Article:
Sunday, December 12, 2004

I see the King’s College Choir.

And it was excellent. I arrived at First United Methodist Church Dallas 45 minutes early. I actually wanted to get there an hour early to assure a good seat. But my third row seat was great. I could hear the voices much more from the choir themselves than from amplification and could see them very well also. The concert was sold out by the way. One man out front was trying to get a ticket.

I had two expectations, both of which were gladly not met. I expected them to do mainly more accessible Christmasy tunes for an American audience. They did a few, of course. But most of the programme (Love those British spellings.) was obscure, arty pieces that were very traditional, but not the sort of thing Americans are used to. I even heard one lady say after a piece, “That was strange.” Good! I didn’t want a watered down “pop” concert.

Second, they did not sell any cds or the like at the concert. Now I wanted to buy some stuff, but I’m glad they didn’t sell anything. The Choir has a reputation for being a bit commercial, and I was glad to see that debunked.

The concert was in three parts: Four Christmas Motets in Latin, A Ceremony of Carols, Op. 28, and then a programme of various carols.

My favorite part was A Ceremony of Carols, performed by only the boys with a harpist. They had a singing procession and recession. It was a very nice effect to hear them singing beyond the doors, then come in right in front of me. Ditto for when they left.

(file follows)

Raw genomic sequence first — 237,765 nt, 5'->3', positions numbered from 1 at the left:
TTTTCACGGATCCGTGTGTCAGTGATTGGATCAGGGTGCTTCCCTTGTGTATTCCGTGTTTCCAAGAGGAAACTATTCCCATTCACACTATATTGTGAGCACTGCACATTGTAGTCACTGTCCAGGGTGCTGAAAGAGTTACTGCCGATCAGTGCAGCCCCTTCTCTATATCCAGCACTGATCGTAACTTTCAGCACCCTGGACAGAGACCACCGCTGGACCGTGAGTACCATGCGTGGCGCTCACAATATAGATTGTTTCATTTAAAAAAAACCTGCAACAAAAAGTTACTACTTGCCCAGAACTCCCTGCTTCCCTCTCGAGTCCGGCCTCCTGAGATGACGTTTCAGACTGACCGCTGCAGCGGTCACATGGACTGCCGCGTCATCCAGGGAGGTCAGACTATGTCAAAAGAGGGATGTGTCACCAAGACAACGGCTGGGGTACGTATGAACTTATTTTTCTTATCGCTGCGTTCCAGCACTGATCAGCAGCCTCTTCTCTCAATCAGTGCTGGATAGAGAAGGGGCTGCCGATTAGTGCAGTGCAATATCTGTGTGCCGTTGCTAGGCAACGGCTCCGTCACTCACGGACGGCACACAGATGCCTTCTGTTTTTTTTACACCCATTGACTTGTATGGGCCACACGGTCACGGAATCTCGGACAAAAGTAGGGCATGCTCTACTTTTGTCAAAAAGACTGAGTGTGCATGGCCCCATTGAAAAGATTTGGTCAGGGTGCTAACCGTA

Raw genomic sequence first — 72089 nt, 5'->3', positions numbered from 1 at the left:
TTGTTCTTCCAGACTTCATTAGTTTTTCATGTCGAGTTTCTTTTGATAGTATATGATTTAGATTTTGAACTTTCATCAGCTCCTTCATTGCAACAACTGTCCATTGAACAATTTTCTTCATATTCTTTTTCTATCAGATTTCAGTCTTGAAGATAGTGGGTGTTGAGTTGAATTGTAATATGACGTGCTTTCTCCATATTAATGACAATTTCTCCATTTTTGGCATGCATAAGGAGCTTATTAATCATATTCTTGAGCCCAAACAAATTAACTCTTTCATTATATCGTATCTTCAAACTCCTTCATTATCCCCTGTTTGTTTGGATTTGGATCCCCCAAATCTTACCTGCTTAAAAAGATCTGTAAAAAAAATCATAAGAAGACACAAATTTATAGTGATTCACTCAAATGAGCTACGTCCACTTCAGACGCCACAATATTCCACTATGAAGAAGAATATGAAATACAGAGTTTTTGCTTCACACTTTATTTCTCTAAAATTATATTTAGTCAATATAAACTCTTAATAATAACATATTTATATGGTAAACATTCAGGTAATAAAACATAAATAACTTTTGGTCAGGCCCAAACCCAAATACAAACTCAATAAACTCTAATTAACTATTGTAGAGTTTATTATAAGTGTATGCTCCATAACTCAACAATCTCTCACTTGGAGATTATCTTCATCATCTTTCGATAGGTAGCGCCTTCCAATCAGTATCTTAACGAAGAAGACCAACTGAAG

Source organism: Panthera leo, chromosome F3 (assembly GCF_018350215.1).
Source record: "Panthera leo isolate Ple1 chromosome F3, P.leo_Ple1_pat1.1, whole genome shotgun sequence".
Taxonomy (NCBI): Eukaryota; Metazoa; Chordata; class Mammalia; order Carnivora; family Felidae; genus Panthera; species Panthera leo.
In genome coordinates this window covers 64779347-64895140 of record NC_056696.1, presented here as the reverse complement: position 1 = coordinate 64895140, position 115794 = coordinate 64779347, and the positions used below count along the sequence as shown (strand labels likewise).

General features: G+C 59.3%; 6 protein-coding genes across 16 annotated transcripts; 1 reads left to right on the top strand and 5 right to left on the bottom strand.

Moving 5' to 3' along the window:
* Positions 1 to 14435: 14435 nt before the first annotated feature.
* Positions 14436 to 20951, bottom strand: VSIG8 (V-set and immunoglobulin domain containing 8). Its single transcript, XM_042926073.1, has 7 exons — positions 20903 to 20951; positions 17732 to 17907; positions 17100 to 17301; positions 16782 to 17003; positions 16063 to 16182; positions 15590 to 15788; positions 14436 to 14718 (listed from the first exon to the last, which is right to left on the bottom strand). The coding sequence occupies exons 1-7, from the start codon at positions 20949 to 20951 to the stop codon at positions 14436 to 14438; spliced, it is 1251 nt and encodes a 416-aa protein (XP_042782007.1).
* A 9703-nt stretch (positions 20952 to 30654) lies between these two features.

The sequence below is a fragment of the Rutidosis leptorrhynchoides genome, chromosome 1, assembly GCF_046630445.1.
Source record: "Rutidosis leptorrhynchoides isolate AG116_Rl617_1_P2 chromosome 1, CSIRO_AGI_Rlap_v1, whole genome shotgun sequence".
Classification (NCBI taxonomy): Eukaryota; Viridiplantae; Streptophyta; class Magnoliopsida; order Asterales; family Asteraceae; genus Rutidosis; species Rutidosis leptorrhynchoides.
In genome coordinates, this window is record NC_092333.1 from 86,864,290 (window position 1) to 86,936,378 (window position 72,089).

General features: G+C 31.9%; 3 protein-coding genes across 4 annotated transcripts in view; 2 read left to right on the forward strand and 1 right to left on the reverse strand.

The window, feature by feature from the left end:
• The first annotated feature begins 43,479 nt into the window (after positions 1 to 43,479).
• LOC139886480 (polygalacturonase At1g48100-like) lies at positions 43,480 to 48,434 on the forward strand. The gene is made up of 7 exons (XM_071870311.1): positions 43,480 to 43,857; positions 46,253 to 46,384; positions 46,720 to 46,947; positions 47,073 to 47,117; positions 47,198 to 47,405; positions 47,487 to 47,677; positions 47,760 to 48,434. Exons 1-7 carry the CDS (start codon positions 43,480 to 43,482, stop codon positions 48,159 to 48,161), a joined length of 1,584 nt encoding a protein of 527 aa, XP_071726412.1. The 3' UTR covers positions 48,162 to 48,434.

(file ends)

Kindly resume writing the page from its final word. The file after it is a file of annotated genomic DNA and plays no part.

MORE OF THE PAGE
Now a stereotype of boy choristers is that they are plaster angels. Not so with those of King’s College. The boys’ personalities show through the performances. I’ve noticed three main types of choristers: 1. the showmen, about three tonight. They are animated and confident and love to put on a show and receive the applause. 2. the nervous kids. They are very careful to do things right and look slightly ill at ease. Most of these were the younger boys on the two sides of the choristers. 3. Taking care of business. These are most of the boys. They don’t show much emotion, but are relaxed and do their job with a natural exactness and confidence. But even some of them clearly like the applause.

There was this one kid, a showman, who really stood out. He was one of the smaller boys, but he had The Voice and did the only solo piece of the night, very well I must add. (It was That Youge Child during the Ceremony of Carols, I believe.) When he finished his solo and during other times, he wore a very pleased expression that said, “Yeah, I’m good. I’m the man.” He was a hoot! I noticed one of the choristers was named Maximus Rex. I wonder if it was him, because the little man carried himself like a Maximus Rex.

He also did an excellent duet with a less animated but equally proficient boy the very next song, Balulalow.

The conductor, Stephen Cleobury, who also had some ham in him, had the congregation sing part of two carols (Oh Come, Oh Come Emmanuel and God Rest You, Merry Gentlemen, two favorites of mine) in the third part of the programme. That was fun and sounded very powerful with the organ. But I’d rather hear the choir. Although the boy choristers did manage to sing a high harmony that wonderfully soared above the congregation’s singing.

I could go on, but obviously this is the sort of thing where description falls way short.

I did notice a problem early on. The acoustics of the church were not very good, to some extent swallowing up the voices and even the impressive organ. I knew it wasn’t me when a last strong organ note was swallowed up by the space immediately. That’s sad, since First UMC Dallas puts a lot of emphasis on the arts. And the sanctuary, though big, is intimate, especially if you’re a lucky guy on the third row like me. Nevertheless, I hope the choir chooses a different venue the next time it’s in Texas.

Still, it was a great evening. By the way, the concert lasted two hours. We got beyond our money’s worth.

This was the first concert of their U. S. Christmas tour. If they are coming near you, see them! Get tickets ahead of time, however.

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